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Migration and ageing: How cultural and linguistic diversity is set to boom among older Australians


Rafal Chomik, Fatima Jamal Khan, and Jeromey Temple 

This research brief presents some of the latest research insights on migration and ageing, highlighting CEPAR research in a series of themed boxes from more than a dozen CEPAR researchers. The evidence can aid in understanding the heterogeneity of ageing. However, in presenting mostly descriptive quantitative assessments (in a somewhat chart-book format), the authors do not presume to know the nuanced lived experience of individuals in different communities or to weigh in prescriptively on the solutions to challenges faced. It is hoped that syntheses of evidence can arm those within different communities to seek change on their terms.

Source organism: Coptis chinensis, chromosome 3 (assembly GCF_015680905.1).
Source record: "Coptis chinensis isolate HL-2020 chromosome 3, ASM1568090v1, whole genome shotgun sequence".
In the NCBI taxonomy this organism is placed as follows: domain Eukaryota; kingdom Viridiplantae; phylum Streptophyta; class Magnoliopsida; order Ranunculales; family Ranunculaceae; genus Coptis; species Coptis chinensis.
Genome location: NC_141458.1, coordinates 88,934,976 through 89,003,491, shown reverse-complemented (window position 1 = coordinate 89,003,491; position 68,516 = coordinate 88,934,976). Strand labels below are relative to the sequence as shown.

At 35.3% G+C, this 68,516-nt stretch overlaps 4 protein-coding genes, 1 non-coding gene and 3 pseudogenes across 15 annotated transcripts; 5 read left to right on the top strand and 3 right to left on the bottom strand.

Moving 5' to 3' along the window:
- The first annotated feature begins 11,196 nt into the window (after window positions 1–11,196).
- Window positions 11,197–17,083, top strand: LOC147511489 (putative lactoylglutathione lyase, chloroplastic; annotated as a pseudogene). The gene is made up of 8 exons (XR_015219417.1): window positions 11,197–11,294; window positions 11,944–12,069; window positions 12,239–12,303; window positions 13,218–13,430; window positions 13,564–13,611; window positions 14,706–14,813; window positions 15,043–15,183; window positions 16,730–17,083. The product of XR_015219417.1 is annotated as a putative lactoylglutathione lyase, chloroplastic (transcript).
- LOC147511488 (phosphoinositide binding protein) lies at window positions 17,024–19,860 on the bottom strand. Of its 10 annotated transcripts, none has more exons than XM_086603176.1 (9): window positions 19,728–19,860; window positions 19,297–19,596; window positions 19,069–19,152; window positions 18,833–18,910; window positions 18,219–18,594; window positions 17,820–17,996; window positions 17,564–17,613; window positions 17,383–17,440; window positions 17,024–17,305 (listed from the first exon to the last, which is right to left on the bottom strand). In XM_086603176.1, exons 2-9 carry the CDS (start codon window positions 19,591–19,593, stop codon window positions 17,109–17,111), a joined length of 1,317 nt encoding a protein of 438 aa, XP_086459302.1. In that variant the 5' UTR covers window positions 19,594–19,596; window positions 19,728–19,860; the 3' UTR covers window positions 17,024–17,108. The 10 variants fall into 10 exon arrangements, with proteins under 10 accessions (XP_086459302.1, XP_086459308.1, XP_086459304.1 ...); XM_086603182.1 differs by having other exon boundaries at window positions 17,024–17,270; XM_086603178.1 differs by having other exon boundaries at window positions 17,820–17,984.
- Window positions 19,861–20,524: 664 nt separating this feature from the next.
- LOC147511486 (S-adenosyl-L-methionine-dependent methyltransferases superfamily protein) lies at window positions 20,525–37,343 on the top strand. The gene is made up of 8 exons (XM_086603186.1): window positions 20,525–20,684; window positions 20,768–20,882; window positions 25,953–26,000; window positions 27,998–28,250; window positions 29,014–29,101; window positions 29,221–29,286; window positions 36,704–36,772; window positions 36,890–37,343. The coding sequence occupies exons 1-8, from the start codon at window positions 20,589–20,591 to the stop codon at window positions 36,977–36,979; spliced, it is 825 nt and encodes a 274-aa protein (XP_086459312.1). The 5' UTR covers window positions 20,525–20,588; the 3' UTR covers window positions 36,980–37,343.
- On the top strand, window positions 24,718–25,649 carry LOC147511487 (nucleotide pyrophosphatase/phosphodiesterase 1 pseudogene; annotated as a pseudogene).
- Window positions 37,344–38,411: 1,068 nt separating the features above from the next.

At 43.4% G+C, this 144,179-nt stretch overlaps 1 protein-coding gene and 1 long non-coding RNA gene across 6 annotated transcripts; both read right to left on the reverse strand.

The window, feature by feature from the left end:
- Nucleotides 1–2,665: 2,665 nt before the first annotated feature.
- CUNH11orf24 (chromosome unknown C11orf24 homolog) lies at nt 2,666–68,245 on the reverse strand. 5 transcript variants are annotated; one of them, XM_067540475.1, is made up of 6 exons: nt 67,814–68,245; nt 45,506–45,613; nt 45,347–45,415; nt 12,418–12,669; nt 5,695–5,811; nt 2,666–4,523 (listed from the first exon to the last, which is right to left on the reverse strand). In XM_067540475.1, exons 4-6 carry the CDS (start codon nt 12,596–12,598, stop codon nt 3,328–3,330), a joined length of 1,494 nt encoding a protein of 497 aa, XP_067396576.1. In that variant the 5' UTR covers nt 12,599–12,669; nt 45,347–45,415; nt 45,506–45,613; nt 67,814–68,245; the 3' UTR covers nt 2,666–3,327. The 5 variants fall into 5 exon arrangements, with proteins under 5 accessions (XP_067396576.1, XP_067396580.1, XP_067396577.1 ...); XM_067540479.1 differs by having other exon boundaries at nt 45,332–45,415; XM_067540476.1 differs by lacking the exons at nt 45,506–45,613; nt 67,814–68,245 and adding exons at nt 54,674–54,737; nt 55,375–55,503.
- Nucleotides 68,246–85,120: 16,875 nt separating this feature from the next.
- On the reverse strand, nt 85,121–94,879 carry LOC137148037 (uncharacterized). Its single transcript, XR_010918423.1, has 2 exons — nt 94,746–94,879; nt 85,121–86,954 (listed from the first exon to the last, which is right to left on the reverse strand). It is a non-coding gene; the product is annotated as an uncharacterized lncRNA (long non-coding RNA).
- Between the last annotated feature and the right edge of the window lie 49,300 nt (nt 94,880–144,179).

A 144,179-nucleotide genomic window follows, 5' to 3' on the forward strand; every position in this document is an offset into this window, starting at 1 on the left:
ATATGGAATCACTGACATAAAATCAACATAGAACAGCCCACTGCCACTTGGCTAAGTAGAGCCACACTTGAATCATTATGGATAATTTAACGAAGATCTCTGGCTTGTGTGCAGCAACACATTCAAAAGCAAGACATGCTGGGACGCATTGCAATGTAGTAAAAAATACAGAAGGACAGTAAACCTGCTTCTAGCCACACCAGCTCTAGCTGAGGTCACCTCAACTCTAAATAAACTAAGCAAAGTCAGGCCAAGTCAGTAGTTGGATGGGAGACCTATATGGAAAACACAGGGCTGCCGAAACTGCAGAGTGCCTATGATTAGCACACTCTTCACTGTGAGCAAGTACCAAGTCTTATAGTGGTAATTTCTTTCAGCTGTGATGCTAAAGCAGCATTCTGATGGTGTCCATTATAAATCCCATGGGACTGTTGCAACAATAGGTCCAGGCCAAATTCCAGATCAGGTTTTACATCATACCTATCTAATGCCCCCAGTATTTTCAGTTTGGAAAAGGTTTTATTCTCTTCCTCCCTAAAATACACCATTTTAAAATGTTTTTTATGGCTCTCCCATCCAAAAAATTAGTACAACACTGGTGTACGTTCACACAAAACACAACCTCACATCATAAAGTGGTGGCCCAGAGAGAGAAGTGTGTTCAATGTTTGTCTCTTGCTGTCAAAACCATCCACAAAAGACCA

The research brief assesses wellbeing outcomes across the lifecycle (e.g. education, employment, retirement, health) by three high-level migrant and CALD categories: (i) place of birth, (ii) language use at home, and (iii) spoken English proficiency. Despite the limitations of grouping people by just three variables (i.e. mixing all migrants and language groups and ignoring ethnicity or time since arrival), the brief offers a helicopter view of lifecycle outcomes of Australians from migrant and CALD communities. It covers major demographic shifts; highlights potential migrant and CALD groups’ vulnerabilities; and illustrates the need for further monitoring and research to inform and develop policy.